A week before Air Force Capt. John Hauser was accepted into the astronaut program, he picked up what appeared to be an abandoned notebook - and his life changed forever.
The booby-trapped device exploded, tearing off his fingers and slamming them into a classroom wall so hard that he left an impression of his Air Force Academy ring on the wall.
The Unabomber’s attack at University of California-Berkeley that day in 1985 destroyed Hauser’s right arm and his dreams. No trips into space, no shuttle launches. And no more bragging that his desk was a cockpit.
“What really brings a tear to my eye is when I’m driving by and I see some jet fighters operating,” Hauser said Friday. “It’s such an incredible feeling.”
Despite what Theodore Kaczynski did to him, Hauser said he is satisfied with the plea bargain that will send the professor-turned-recluse to prison for life.
“It could have been a very long and drawn-out ordeal,” Hauser said. “And I think the result might not have been so different with a jury of citizens.”
But he calls it “spooky” to hear Kaczynski’s journal entries about him, in which the convicted Unabomber gloats about ending Hauser’s career.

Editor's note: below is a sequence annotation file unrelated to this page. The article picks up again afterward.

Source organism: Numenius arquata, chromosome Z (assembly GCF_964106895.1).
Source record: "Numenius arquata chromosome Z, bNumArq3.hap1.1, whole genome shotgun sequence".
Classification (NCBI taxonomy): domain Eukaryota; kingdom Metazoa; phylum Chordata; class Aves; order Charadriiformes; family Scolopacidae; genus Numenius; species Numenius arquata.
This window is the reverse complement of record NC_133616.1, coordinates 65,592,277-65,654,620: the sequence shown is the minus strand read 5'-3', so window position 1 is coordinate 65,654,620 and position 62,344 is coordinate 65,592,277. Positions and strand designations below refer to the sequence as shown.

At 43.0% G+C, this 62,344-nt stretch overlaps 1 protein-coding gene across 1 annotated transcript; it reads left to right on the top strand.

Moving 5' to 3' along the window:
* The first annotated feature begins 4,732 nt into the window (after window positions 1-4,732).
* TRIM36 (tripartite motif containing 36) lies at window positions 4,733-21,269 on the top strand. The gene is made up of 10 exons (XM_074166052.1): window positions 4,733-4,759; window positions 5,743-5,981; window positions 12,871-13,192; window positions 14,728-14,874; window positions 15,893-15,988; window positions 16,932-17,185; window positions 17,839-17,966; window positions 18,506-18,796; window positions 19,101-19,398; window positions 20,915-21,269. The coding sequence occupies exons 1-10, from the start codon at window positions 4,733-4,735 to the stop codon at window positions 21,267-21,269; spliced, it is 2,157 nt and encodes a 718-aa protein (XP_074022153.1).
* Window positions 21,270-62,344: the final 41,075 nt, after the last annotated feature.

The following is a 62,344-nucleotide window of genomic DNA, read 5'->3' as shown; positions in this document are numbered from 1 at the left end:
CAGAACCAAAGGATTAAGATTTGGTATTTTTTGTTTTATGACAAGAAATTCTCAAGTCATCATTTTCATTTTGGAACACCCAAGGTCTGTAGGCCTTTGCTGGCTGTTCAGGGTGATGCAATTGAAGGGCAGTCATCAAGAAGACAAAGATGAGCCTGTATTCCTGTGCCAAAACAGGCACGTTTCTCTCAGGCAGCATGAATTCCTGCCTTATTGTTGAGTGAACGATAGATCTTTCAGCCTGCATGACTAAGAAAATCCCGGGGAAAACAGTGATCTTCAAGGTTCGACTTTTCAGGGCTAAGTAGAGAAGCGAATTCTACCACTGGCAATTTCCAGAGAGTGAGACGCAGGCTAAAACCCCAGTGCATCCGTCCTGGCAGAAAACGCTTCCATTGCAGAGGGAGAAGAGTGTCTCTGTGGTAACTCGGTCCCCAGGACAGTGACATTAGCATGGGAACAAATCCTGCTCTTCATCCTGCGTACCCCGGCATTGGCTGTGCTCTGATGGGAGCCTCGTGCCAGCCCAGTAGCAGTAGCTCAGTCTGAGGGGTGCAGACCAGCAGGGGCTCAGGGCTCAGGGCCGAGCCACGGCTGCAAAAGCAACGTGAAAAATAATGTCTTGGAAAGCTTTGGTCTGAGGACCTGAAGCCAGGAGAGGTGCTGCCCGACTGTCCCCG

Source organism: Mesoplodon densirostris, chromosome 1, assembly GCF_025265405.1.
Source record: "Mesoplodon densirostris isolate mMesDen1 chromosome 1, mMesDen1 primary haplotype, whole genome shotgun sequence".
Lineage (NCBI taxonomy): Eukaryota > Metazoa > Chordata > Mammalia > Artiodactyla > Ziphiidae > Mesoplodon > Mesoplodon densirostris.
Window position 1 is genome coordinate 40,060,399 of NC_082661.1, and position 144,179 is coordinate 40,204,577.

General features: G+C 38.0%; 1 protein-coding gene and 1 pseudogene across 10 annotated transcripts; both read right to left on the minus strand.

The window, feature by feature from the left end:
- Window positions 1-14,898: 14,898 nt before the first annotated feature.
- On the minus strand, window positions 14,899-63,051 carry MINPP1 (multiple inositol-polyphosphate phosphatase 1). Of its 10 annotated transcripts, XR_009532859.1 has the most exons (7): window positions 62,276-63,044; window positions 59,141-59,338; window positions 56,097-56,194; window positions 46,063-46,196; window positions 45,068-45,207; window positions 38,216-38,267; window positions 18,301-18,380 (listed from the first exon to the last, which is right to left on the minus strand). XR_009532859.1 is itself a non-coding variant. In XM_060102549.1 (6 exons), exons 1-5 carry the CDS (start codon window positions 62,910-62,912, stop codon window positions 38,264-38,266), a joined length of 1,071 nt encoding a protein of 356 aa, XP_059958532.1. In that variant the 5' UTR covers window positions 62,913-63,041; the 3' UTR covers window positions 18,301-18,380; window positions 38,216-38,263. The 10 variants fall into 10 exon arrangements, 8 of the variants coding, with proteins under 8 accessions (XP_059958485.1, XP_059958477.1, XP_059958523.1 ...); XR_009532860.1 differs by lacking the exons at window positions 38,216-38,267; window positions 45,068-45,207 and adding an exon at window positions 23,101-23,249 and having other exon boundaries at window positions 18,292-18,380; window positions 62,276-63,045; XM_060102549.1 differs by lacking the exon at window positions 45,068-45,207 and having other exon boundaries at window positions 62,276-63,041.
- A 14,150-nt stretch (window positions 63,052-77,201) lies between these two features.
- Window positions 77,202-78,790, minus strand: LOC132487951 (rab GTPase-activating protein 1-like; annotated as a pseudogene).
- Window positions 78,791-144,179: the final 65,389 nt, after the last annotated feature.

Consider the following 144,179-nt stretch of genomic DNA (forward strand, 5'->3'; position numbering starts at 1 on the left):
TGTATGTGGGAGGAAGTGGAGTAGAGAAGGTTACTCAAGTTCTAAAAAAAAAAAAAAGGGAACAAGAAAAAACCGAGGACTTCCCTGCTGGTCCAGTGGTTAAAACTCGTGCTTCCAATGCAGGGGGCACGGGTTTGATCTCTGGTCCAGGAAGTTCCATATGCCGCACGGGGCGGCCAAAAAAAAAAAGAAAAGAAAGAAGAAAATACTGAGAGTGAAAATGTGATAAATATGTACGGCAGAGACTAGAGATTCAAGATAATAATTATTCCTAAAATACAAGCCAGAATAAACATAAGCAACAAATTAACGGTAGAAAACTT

“When I first found out about it, I was very upset - somebody being that deranged,” said Hauser, who now teaches electrical engineering at the University of Colorado.
Dr. Charles Epstein, a University of California-San Francisco geneticist who worked on Alzheimer’s disease and Down syndrome, still doesn’t understand why he was targeted by Kaczynski. But he spares no words in describing the man who mangled his hand with a mail bomb in 1993.
“To me, Ted Kaczynski is the personification of evil. He is manipulative to the extreme, and he is a coward,” he said at a news conference Friday.
“He was willing to kill me. But he was not prepared to die himself for his beliefs,” Epstein said.
The mother of the Unabomber’s first fatal victim, Sacramento-area computer rental store owner Hugh Scrutton, said she was satisfied with the plea.
“As long as he will be put in prison and never get out, what’s the difference?” Bessie Dudley told Sacramento television station KCRA. “I’m very accepting of what happened because you can’t change it … So why be angry?”
Kaczynski’s lawyers said from the beginning that their fight was to save their client’s life. The plea bargain accomplished that and more, they said Friday.
“This case has reached the only just resolution,” attorneys Quin Denvir and Judy Clarke said.
sponsored Jargon is confusing, by definition. And the financial world has its own set of cryptic words.